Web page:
Prayer, prophecy and poetry: Richard Berengarten’s Changing



The I Ching (Yijing) or Book of Changes is the oldest of  the Chinese classics and was originally conceived and compiled as a divination manual, a handbook for fortune tellers. It is believed to be one of the world’s oldest books and, with a history of more than two and a half millennia of commentary and interpretation, it has had a profound influence on religion, psychoanalysis, business, literature, and art throughout the world.[1]

It has probably never been thought of as poetry, but Richard Berengarten’s work will certainly change that.[2] It will draw attention to its poetic elements, in terms of both its richly polysemicsyumbols and its elegant structure. Berengarten’s Changing, which is considered the most ambitious poem ever written outside the Chinese language in honour of the I Ching, is a homage both to this ancient text and to Chinese history and culture.

It is a single long poem composed of  64 sections (like the 64[3] hexagrams of the I Ching), and these sections deal with every aspect of human experience, like the I Ching.

At the end of the book there is a long section of Notes and Dedications, listing the people to whom Berengarten has dedicated some of the poems, including the writer of this article (and for this reason I am very honoured). This poem can be found here.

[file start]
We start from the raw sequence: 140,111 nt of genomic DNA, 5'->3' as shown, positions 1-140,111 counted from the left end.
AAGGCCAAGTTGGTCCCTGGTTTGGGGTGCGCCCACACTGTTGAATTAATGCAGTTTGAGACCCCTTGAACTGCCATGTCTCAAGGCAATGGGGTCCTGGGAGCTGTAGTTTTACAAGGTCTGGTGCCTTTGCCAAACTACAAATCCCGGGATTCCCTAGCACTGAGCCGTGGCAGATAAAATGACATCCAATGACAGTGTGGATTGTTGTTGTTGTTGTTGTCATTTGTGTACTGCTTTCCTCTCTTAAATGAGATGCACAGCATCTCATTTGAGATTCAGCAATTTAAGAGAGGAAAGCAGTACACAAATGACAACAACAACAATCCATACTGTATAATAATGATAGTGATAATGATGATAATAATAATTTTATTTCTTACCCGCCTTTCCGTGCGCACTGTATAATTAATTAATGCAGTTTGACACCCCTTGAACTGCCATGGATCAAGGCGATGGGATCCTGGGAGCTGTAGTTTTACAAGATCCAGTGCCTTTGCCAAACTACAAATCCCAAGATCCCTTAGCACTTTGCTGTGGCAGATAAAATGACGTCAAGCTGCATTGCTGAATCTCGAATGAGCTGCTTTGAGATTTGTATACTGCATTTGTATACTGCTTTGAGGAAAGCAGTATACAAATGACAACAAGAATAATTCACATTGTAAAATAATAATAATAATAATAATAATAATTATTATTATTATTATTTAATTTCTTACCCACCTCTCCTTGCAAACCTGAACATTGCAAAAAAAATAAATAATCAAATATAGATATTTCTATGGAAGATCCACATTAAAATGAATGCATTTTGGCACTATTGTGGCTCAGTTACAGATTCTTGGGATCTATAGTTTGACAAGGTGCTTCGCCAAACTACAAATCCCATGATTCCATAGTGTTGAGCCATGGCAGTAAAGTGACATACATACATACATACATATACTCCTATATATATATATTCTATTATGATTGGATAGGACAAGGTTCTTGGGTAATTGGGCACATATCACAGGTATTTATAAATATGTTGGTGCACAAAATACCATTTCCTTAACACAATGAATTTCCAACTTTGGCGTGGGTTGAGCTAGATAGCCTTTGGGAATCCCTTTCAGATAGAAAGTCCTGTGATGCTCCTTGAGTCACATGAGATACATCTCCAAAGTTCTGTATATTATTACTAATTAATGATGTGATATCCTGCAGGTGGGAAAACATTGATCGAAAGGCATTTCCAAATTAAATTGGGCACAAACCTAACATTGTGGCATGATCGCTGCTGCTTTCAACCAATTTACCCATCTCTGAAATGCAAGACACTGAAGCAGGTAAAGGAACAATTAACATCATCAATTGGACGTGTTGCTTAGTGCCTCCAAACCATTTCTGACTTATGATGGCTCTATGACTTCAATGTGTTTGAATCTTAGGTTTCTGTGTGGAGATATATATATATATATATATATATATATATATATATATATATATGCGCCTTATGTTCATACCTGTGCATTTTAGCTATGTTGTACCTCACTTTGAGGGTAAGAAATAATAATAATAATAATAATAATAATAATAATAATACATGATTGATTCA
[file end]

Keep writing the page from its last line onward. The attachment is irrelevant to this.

In his Preface, Edward Shaughnessy writes: “Many readers may recall the divine inspiration Plato attributed to poets… Changing provides us reason to hope that it was not only in antiquity that the gods spoke through the poets – as also the diviners and holy prophets – but that they may continue to do so today”.[4]

The gods speak to us through poets, diviners and prophets, but these also speak to the gods for us. This bilateral communication is similar to a feature of the Chinese language: verbs of communication were originally bidirectional, ‘buy’ and ‘sell’ were written with the same word, as were ‘give’ and ‘take’, ‘explain’ and ‘understand’. Poets are thus diviners and prophets, whose minds are directed by a superior force who, through them, converses with us.